The QR code (Quick Response code) was born, and, being one of the first technologies that could easily connect the real and digital worlds, it was expected to be a major success for customers and marketers alike.

However, reality soon put a dampener on these high hopes.

The fall and resurrection of QR codes.

Requiring an additional application, accidentally opening to inactive websites, and codes not being scannable in poor lighting didn’t do much to boost the QR code’s standing. It was often easier to type in a URL than line up a smartphone camera to read the codes.

Today, inventions such as near-field communication (NFC) tags, most widely known as the secure and easy-to-configure technology behind contactless mobile payments, have moved into the areas QR codes historically attempted to fill.

In 2015, long after most had written off QR codes, Snapchat gave them a boost by launching QR-based Snapcodes, allowing users to easily follow their friends. Shortly after, Amazon, Google and Instagram all seemed to contract QR fever.

Last year, Apple’s iOS 11 incorporated a native QR code reader built into the camera app, and an expansion of the onboard NFC chip support allowed it to read NFC tags in the real world, as opposed to being limited to Apple Pay use.

Technologies often survive being pronounced dead. It can take a while to find its niche, but when it does, it’s suddenly useful and ubiquitous.

Over the past three years, we’ve seen significant increases in the number of consumers that scanned a QR code in the past month.

Twice as many respondents in Europe and North America scanned a QR code in the past month compared to Q3 of 2015.

The use of these codes is also gradually increasing in the Middle East and Africa, from a low of 12% in Q1 2017 to 18% in Q3 2018. While Europe may lead the way with contactless payments, the story in Africa is very different.

Payment solutions need to be different in Africa; the financial infrastructure is less developed and many of the financial ‘essentials’ present in Western markets are not available here.

Using Mastercard’s Masterpass QR – which will be making its social debut in Africa as part of a partnership with Facebook – customers can buy a solar energy system on credit and use their phone to make small daily payments for less than what they previously spent on hazardous kerosene lamps.

The future of QR codes and the role of NFC.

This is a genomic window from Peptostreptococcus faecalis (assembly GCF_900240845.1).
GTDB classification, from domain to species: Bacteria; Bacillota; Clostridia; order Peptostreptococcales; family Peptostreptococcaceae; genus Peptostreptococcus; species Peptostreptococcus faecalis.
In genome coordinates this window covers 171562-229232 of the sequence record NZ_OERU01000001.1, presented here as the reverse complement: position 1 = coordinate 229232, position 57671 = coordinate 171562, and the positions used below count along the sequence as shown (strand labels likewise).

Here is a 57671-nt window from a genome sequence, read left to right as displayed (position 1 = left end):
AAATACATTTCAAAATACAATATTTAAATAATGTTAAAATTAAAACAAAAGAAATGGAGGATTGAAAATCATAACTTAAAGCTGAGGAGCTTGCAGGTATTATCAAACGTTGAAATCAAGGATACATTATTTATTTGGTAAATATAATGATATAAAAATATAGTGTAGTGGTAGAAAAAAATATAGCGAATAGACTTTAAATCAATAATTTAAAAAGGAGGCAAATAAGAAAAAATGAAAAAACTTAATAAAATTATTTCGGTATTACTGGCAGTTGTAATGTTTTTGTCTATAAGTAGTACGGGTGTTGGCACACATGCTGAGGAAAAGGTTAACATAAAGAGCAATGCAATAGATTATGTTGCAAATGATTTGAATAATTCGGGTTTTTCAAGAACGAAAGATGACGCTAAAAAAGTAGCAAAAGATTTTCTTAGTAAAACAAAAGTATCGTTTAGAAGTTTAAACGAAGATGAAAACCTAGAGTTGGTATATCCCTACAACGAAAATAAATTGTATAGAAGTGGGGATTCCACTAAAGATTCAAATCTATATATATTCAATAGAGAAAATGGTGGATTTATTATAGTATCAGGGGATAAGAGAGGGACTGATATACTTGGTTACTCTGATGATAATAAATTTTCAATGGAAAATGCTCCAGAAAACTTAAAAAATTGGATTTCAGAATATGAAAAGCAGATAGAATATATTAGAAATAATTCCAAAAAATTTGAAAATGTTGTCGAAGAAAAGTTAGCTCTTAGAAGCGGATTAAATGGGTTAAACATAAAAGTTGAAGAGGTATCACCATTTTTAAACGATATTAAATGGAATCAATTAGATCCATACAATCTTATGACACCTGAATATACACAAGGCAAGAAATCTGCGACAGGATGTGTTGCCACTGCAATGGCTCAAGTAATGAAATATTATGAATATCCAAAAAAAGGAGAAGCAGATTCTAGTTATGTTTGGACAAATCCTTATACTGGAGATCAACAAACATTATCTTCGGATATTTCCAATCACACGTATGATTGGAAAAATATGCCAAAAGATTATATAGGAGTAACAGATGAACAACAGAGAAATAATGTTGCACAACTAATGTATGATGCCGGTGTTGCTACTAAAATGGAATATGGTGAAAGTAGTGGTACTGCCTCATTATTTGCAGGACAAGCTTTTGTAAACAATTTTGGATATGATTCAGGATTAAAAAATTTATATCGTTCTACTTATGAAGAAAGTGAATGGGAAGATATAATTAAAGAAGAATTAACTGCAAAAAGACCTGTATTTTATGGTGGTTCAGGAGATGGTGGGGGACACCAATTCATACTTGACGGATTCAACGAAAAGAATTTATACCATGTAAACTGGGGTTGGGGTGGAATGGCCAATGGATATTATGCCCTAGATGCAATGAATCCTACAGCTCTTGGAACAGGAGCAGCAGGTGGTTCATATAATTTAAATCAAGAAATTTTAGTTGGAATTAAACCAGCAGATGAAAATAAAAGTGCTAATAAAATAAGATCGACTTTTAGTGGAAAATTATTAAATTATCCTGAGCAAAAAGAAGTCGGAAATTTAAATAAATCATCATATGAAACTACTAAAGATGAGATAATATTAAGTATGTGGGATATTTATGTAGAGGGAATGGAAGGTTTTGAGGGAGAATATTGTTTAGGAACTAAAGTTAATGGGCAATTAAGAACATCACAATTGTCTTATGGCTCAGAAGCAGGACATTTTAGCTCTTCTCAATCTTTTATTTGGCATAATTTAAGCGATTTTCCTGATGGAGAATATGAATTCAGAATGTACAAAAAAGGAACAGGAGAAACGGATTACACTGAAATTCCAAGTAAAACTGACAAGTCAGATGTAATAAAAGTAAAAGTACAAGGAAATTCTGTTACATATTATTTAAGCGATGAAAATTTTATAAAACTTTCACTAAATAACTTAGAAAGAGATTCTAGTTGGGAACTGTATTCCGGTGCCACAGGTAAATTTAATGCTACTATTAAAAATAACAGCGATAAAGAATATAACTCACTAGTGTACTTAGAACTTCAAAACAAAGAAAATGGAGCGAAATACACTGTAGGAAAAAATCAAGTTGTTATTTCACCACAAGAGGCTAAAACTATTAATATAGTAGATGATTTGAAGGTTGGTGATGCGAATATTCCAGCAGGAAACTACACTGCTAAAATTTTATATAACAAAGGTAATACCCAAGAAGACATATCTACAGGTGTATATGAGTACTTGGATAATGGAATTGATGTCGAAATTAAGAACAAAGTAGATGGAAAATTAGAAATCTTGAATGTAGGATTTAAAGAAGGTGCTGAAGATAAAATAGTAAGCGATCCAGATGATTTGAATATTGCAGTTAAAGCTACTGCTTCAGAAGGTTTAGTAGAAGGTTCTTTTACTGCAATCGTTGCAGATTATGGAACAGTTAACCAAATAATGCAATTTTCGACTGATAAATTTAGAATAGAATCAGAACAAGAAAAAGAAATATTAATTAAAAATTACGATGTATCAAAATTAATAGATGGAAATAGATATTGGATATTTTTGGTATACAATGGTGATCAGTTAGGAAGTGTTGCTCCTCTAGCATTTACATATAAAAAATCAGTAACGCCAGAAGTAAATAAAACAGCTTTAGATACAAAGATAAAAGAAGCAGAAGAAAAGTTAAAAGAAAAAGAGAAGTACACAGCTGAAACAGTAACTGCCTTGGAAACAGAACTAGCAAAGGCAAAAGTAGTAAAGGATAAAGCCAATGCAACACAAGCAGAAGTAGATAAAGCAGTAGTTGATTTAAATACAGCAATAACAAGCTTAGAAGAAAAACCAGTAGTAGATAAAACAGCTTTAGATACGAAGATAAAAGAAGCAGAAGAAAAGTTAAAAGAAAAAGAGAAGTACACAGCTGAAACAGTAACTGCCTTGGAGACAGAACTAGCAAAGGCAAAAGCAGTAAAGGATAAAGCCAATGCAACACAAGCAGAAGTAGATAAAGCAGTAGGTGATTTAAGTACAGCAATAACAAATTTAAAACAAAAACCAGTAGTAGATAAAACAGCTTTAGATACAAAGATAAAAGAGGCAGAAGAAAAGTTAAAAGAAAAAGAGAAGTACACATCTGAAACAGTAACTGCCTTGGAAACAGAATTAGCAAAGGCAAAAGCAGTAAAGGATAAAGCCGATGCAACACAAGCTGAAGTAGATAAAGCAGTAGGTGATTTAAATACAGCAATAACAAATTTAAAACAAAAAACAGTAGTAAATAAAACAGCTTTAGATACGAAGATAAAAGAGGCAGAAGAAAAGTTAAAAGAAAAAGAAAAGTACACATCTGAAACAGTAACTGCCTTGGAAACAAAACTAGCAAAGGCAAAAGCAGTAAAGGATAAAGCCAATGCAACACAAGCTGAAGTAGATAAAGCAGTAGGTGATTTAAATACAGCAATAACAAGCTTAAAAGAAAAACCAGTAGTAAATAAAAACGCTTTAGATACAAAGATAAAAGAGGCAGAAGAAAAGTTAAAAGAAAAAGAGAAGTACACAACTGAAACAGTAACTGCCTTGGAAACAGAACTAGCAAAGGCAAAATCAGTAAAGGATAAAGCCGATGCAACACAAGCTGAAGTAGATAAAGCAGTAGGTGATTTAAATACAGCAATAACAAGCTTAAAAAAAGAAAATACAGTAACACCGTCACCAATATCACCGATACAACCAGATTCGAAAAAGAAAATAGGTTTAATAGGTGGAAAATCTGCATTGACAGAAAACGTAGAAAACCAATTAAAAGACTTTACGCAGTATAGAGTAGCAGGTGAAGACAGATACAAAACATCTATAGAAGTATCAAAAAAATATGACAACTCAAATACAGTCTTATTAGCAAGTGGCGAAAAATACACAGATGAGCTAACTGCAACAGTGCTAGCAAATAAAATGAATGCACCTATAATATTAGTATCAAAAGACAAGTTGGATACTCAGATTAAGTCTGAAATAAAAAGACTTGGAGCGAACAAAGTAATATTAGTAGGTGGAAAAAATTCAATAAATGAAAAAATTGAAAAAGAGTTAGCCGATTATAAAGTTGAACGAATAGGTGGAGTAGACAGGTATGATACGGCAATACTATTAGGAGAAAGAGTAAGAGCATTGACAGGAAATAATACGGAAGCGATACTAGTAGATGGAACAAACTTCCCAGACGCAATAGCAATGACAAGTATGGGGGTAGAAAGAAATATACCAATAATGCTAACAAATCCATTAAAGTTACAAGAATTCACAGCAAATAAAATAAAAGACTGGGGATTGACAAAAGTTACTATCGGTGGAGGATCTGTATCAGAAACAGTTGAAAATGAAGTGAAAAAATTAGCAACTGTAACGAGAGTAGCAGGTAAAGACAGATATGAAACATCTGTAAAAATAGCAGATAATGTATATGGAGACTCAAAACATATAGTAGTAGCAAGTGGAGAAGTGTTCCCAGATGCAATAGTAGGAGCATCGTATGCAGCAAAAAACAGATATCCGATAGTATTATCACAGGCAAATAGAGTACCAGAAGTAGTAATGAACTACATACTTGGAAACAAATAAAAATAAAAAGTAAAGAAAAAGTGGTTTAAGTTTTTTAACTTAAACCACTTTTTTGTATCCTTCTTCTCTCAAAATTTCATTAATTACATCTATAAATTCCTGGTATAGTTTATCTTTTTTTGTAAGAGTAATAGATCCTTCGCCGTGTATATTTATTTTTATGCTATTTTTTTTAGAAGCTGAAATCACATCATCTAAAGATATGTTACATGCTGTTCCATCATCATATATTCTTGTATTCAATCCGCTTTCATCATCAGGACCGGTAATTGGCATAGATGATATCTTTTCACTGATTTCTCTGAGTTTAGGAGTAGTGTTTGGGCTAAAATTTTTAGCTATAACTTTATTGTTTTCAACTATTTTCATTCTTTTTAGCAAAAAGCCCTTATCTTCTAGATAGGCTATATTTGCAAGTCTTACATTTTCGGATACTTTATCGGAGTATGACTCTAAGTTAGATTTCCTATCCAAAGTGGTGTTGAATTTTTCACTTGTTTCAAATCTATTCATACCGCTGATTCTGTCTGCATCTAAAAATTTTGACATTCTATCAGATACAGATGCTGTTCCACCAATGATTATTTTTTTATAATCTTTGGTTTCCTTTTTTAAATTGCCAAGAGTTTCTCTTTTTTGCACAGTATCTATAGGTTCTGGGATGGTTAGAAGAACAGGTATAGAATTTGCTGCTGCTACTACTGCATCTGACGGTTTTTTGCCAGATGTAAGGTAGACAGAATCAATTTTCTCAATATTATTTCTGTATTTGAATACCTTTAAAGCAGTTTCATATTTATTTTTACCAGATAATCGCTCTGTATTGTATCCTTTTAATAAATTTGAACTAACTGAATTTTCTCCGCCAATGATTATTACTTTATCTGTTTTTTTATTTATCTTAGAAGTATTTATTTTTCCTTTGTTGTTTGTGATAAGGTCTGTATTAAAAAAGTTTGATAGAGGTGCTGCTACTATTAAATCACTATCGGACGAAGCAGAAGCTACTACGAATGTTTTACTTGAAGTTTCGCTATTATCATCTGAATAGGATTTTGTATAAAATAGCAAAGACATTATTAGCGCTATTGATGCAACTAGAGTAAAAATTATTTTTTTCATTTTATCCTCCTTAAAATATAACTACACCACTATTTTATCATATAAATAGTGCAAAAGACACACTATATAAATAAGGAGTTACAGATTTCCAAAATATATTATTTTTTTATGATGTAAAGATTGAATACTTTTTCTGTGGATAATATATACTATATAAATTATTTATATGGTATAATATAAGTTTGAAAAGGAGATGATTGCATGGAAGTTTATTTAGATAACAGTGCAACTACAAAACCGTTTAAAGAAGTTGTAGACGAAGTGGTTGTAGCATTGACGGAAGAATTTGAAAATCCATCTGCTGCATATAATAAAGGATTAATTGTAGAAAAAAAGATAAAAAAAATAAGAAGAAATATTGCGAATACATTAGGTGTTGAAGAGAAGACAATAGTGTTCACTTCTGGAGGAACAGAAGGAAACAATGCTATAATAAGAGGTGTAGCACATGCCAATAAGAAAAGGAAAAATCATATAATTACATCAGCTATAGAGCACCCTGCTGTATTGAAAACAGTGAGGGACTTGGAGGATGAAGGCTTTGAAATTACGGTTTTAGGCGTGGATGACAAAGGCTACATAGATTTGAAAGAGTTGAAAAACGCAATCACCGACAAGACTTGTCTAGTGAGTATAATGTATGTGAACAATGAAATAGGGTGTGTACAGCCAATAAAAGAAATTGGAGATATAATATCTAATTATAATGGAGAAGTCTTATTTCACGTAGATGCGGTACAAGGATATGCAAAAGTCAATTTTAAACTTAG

NFC has a steep hill to climb. Apple has decided to enable only reading of tags, and only on an app-by-app basis, meaning app developers will have to build support into their own software to make it work.

However, NFC could play an integral role in the ever-evolving state of brick-and-mortar retail stores.

It’s no secret that many old-time favorites, such as Toys R Us and Claire’s, are struggling to survive in the digital transformation of retail.

NFC has the potential to add an engaging, novelty element to the shopping experience. By directly tapping a product with an NFC tag embedded into the label or packaging, users can be greeted with anything from branded videos and exclusive coupons, to social media reviews of the product, or more information about the brand’s story.

Respondents who have used a brand’s QR code indicate a preference for innovation and novelty over usefulness. They’re 40% more likely than the average consumer to want the opportunity to contribute ideas for new products and designs, and over 2.5x more likely to have interacted with brands in such a way.

How should brands position themselves?

The respondents who have used a brand’s QR code in the past month have distinct preferences in other purchase areas, too.

They’re over twice as likely as the average internet user to discover brands via deals on group-buying websites like Groupon, and 2.5x as likely to say the presence of ‘buy’ buttons on social networks would make them more likely to complete a purchase.

Looking ahead to 2019.

Used in the right way, QR codes and NFC are exciting consumer engagement tools for the future.

In Japan, for example, banks and regional financial institutions expect to come out with a unified smartphone payment service, perhaps in April 2020.

This will allow savings account holders to pay merchants by showing QR Codes that appear on their smartphones.

WhatsApp is also testing a new feature that should make it easier to add people to your contact list using QR codes.

Soon, NFC will have to compete with augmented reality, meaning cameras will have better integrated AI that allows for greater recognition of images, scenes, products and people.

With cameras being less reliant on machine readability, and novelty being a weak foundation for tech adoption, it remains to be seen whether these technologies can bring the offline world into retail situations and become a mainstay for brands and consumers alike.